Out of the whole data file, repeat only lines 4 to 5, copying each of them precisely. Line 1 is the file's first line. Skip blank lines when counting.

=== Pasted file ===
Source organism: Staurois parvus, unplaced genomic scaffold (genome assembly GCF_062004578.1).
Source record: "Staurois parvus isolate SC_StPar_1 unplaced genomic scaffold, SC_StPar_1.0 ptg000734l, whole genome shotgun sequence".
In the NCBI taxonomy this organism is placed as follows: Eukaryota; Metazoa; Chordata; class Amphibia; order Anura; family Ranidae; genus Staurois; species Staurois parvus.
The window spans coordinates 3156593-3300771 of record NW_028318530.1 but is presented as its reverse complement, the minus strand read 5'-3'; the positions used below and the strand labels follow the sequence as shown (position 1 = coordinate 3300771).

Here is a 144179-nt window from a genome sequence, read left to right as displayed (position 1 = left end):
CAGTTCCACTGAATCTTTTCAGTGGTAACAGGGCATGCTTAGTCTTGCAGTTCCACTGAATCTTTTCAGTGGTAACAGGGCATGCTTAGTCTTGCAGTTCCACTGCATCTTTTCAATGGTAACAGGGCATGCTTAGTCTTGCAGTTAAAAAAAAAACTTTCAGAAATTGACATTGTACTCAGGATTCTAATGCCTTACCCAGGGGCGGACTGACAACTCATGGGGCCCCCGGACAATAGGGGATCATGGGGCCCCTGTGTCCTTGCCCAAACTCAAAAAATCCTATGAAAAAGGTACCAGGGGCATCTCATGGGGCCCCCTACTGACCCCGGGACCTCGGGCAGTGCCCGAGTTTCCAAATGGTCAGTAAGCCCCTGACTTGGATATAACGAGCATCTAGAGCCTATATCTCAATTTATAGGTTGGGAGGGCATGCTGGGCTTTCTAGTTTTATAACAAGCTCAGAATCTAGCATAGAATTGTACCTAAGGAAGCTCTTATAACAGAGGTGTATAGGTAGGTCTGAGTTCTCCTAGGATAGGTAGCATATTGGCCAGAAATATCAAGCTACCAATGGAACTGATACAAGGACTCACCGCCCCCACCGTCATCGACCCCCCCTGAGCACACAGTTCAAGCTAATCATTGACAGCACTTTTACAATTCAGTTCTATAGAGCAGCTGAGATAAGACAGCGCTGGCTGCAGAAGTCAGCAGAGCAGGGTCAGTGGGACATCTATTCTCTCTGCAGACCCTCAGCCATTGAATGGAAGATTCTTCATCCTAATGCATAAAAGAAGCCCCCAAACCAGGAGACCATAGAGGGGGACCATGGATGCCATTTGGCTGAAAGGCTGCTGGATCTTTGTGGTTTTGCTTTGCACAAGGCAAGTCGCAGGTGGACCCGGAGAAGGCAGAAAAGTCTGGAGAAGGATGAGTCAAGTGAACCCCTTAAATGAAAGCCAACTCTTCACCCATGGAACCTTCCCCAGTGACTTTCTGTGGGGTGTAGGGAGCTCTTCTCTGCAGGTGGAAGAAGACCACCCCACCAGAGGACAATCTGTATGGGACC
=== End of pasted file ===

The window spans coordinates 3156593-3300771 of record NW_028318530.1 but is presented as its reverse complement, the minus strand read 5'-3'; the positions used below and the strand labels follow the sequence as shown (position 1 = coordinate 3300771).

Here is a 144179-nt window from a genome sequence, read left to right as displayed (position 1 = left end):